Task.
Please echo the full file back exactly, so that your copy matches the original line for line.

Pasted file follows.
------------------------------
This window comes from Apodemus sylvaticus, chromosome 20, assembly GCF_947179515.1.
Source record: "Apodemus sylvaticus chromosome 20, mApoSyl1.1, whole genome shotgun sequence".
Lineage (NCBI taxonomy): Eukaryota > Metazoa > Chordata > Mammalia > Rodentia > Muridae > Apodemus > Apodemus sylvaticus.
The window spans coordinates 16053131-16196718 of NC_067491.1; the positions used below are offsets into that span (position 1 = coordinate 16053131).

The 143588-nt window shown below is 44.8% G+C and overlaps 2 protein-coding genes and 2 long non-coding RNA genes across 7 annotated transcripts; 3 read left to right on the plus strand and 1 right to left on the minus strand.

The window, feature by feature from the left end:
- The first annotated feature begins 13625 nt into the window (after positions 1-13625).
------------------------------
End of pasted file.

This window comes from Apodemus sylvaticus, chromosome 20, assembly GCF_947179515.1.
Source record: "Apodemus sylvaticus chromosome 20, mApoSyl1.1, whole genome shotgun sequence".
Lineage (NCBI taxonomy): Eukaryota > Metazoa > Chordata > Mammalia > Rodentia > Muridae > Apodemus > Apodemus sylvaticus.
The window spans coordinates 16053131-16196718 of NC_067491.1; the positions used below are offsets into that span (position 1 = coordinate 16053131).

The 143588-nt window shown below is 44.8% G+C and overlaps 2 protein-coding genes and 2 long non-coding RNA genes across 7 annotated transcripts; 3 read left to right on the plus strand and 1 right to left on the minus strand.

The window, feature by feature from the left end:
- The first annotated feature begins 13625 nt into the window (after positions 1-13625).